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Taxonomy/Microorganisms Test Review Sheet

Period 3, PAP Biology Mrs. Hirsch
STUDY
PLAY
What is the role of bacteria as decomposers?
To break down the nutrients in dead matter and the atmosphere.
How do archaebacteria differ from eubacteria?
Lack peptidoglycan in cell walls, have different membrane lipids, and the DNA sequences of key archaebacterial genes are more like those of eukaryotes than those of eubacteria.
How can bacteria be helpful to living things?
Producers that capture energy by photosynthesis, while others are decomposers that break down the nutrients in dead matter and the atmosphere.
How can bacteria cause harm to living things?
Cause disease
Characteristics of bacteria?
Prokaryotic cell type, cell walls with peptidoglycan, unicellular and can be autotrophic or heterotrophic.
What is used to fight bacterial infections?
Antibiotics
What is used to prevent viruses?
Immunization/Vaccines
Autotrophic
Organism that can capture energy from sunlight or chemicals and use it to produce its own food from inorganic compounds
Heterotrophic
Organism that obtains energy from the foods it consumes
Eukaryotic
Organism whose cells contain nuclei
Prokaryotic
A single-celled organism lacking a nucleus
Unicellular
Single-celled
Multicellular
Contains more than one cell
How do bacteria reproduce?
Binary Fission, Conjugation, or Spore Formation
Binary Fission
When a bacterium has grown so that is has doubled in size, replicates DNA, and divides in half.
Conjugation
When a hollow bridge forms between two bacterial cells, and genes move from one cell to another.
Spore Formation
When growth conditions become unfavorable and bacterium form spores, which germinate and begin to grow.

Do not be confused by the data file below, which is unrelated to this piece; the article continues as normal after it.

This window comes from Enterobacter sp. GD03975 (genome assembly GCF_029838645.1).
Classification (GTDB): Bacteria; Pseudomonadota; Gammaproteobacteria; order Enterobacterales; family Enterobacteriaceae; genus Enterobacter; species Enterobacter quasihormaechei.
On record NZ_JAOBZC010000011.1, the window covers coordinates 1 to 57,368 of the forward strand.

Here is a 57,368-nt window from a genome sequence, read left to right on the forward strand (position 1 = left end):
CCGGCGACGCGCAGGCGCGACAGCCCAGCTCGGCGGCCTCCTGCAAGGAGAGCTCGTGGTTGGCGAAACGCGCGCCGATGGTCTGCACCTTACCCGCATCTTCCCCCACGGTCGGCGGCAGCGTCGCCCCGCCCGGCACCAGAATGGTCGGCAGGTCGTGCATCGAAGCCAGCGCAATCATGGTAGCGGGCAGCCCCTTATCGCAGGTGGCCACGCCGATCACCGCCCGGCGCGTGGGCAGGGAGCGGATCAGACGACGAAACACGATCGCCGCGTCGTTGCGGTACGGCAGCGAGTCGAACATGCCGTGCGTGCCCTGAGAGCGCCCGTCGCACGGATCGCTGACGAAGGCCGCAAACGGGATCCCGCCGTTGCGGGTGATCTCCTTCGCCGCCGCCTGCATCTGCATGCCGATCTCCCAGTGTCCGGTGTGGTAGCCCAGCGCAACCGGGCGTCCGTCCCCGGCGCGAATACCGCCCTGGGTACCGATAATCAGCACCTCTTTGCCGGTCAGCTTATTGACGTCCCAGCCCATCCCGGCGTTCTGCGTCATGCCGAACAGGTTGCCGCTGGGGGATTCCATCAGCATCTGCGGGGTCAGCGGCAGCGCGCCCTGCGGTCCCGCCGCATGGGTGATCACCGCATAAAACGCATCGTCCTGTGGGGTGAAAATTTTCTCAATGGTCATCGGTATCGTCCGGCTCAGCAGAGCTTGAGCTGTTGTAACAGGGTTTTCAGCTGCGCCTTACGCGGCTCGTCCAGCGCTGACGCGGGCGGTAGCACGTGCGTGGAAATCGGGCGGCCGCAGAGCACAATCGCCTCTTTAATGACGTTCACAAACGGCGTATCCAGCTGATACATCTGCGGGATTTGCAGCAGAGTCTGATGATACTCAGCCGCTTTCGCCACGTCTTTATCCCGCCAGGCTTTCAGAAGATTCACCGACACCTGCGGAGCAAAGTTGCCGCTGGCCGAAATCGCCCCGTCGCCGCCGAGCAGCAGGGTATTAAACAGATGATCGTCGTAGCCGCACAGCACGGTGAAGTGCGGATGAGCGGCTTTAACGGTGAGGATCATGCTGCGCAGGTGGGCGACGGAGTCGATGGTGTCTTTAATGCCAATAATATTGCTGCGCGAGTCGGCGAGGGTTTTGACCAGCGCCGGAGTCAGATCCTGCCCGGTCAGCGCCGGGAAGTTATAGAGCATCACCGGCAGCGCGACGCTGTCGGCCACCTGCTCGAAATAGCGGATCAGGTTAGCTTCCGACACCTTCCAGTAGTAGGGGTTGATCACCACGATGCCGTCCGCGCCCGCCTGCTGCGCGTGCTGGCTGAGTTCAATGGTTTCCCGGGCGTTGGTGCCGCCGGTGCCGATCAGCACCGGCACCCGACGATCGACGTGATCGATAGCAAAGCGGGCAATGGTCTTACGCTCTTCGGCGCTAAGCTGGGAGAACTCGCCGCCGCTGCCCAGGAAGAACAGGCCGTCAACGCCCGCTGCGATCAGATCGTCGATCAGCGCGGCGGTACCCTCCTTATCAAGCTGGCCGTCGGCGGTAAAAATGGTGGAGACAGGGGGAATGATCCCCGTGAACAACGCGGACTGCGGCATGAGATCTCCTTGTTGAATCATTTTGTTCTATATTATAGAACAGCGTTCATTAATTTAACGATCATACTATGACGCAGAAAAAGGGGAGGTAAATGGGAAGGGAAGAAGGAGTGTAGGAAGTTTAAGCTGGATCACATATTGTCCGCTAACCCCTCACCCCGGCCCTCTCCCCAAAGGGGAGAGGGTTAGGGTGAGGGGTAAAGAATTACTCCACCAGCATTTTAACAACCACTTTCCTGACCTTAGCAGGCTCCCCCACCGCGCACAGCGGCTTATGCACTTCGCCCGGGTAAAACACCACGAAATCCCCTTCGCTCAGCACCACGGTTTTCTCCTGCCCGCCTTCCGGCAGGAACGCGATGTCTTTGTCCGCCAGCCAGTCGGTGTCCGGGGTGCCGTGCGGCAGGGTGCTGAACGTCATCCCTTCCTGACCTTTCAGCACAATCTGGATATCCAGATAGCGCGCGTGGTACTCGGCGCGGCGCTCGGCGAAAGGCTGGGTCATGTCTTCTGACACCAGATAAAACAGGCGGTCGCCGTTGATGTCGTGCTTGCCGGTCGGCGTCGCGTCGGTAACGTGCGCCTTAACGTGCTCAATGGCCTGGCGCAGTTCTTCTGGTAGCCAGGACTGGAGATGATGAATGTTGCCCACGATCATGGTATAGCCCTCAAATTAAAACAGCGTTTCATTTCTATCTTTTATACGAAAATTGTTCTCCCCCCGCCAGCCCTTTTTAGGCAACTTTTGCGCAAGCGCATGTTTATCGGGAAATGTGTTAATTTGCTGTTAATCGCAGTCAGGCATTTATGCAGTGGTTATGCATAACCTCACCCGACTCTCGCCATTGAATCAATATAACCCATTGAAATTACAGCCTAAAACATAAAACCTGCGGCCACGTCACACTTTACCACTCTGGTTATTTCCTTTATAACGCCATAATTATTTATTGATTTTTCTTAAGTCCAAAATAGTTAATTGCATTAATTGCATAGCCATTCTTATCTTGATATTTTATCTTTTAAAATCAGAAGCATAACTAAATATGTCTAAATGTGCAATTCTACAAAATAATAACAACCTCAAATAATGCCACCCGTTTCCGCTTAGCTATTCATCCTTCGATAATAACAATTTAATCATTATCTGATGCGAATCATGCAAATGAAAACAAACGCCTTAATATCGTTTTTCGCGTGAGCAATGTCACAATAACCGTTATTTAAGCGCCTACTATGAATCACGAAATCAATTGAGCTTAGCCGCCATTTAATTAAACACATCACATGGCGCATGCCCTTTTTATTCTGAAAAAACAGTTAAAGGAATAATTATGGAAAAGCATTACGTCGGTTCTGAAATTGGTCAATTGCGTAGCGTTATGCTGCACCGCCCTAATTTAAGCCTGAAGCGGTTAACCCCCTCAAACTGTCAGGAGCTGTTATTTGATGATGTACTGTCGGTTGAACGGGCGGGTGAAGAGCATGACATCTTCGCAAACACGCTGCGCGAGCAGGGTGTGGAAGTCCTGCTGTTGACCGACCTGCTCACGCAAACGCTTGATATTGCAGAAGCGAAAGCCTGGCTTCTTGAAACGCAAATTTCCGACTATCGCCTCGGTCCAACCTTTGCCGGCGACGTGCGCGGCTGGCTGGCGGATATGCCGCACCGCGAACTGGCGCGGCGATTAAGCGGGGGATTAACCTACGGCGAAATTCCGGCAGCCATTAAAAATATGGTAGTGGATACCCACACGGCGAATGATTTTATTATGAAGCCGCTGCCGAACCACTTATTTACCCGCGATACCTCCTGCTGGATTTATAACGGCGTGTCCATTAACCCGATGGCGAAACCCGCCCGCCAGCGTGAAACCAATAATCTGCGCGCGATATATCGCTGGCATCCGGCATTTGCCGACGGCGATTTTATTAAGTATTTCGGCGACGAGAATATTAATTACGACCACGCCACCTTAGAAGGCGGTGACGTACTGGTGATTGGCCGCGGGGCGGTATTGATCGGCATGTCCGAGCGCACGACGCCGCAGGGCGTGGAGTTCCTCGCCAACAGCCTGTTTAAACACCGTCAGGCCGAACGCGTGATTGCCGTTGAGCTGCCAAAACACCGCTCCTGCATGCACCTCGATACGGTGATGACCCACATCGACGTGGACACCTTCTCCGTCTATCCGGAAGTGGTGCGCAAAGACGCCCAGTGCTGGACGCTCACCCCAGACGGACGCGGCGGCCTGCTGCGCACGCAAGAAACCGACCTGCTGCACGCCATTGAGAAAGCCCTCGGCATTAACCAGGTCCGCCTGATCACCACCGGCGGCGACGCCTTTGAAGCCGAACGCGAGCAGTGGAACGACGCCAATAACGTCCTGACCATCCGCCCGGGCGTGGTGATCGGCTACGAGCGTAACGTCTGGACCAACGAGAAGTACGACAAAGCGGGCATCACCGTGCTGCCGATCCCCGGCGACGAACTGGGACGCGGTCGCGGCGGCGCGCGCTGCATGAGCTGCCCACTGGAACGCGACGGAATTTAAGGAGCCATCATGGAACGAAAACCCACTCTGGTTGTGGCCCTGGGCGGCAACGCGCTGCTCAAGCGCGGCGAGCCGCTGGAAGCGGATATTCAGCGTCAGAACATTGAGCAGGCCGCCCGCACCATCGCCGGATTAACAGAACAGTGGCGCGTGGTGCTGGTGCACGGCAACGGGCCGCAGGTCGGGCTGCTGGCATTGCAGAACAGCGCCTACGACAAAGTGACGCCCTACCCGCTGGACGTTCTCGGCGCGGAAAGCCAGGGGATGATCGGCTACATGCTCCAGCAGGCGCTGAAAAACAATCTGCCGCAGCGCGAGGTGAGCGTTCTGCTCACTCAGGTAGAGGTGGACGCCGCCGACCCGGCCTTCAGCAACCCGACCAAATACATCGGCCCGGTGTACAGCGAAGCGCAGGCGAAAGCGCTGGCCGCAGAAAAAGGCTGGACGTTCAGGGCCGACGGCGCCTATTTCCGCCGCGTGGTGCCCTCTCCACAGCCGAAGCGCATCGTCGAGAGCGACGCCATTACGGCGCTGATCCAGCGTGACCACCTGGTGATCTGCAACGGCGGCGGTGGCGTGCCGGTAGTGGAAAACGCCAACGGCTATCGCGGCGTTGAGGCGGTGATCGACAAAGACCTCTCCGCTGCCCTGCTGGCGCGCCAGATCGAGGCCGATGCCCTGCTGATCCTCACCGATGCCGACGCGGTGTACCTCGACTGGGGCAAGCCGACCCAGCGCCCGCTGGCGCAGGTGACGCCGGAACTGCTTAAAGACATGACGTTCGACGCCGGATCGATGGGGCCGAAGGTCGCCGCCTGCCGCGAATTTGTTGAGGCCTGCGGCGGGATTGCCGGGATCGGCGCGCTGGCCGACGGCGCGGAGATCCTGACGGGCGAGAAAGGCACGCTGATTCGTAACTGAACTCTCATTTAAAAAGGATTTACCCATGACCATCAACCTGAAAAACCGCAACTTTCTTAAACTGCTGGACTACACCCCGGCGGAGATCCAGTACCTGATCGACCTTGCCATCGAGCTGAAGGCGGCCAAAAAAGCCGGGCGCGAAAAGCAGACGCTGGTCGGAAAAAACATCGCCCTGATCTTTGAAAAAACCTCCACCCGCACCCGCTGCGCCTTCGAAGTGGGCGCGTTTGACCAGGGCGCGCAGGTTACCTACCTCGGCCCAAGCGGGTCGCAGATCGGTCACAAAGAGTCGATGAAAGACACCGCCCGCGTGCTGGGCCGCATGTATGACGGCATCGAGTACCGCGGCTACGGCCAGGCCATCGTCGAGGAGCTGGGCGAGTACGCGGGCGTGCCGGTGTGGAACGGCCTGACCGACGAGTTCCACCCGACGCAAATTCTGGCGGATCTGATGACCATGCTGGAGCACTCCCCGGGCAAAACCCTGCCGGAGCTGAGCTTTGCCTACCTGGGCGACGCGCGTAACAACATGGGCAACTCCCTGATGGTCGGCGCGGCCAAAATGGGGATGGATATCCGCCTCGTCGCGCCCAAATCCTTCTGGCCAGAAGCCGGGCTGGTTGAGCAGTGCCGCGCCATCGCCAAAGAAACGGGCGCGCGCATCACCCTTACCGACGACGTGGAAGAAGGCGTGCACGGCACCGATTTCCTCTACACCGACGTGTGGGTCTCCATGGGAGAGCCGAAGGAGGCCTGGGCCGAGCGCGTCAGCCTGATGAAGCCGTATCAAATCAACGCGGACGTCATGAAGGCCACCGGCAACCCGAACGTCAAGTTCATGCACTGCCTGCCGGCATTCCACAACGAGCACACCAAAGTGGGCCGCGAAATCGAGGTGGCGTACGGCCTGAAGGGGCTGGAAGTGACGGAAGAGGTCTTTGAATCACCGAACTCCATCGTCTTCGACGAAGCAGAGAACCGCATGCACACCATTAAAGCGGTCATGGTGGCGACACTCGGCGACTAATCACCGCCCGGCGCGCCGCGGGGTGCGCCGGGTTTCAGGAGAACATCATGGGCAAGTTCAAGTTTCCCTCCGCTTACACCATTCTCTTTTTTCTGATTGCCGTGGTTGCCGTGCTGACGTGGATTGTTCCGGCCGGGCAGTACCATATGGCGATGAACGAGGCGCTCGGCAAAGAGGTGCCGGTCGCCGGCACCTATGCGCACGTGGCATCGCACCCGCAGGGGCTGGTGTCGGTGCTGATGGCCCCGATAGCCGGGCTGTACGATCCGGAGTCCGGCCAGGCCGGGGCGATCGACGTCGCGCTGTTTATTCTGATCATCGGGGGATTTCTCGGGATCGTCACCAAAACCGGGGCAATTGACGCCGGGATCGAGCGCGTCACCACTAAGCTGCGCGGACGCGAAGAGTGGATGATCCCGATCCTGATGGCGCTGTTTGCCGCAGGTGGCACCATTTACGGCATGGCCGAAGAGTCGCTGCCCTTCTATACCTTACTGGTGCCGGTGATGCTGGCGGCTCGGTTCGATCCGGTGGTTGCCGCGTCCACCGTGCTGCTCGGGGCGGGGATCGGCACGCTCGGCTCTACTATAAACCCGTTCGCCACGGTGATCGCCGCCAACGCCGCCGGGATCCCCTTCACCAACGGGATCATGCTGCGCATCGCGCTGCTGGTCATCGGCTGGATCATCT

Why are viruses not considered living?
Not made up of cells, have no cell parts, do not grow and develop, and do not respond to their environment.
What do viruses need in order to reproduce?
Host cell
What is the major component of modern vaccines?
Weakened pathogen
Lytic Cycle
Attachment to cell, Penetration (injection) of viral DNA or RNA, Replication (Biosynthesis) of new viral proteins and nucleic acids, Assembly (Maturation) of the new viruses, Release of the new viruses into the environment (cell lyses).
Lysogenic Cycle
Phage DNA is injected into the host cell, Viral DNA joins the host DNA forming a prophage, when an activation signal occurs, the phage DNA starts replicating, Viral DNA may stay inactive in host cell for long periods of time, Replicated during each binary fission, over time, many cells form containing the prophages.
What do both a living cell and a virus have in common?
Viruses Reproduce, evolve and mutate, and have limited movement.
How does HIV increase the danger of secondary infections?
Ability to become dormant inside the cell, called latent or lysogenic viruses.
Lysogenic (Latent) Viruses
Remain inactive for long periods of time, later activating to produce new viruses in response to some external signal.
Taxonomy
Discipline of classifying organisms and assigning each organism a universally accepted name.
Binomial Nomenclature
Classification system in which each species is assigned a two-part scientific name.
Why are scientific names used instead of common names?
Accurately and uniformly name organisms, prevent misnomers, and use the same language for all names.
Taxon groups in order.
Domain, Kingdom, Phylum, Class, Order, Family, Genus, Species.
What are the six kingdoms?
Eubacteria, Archaebacteria, Protista, Fungi, Plantae, Animalia.
Eubacteria
Prokaryote, Cell Walls with peptidoglycan, Unicellular, Auto/Hetero.
Archaebacteria
Prokaryote, Cell Walls without peptidoglycan, Unicellular, Auto/Hetero.
Protista
Eukaryote, Cell Walls of cellulose in some; some have chloroplasts, most unicellular; some colonial, some multicellular, Auto/Hetero.
Fungi
Eukaryote, Cell Walls of chitin, most multicellular; some unicellular, Hetero.
Plantae
Eukaryote, Cell Walls of cellulose; chloroplasts, multicellular, Auto.
Animalia
Eukaryote, No cell walls or chloroplasts, multicellular, Hetero.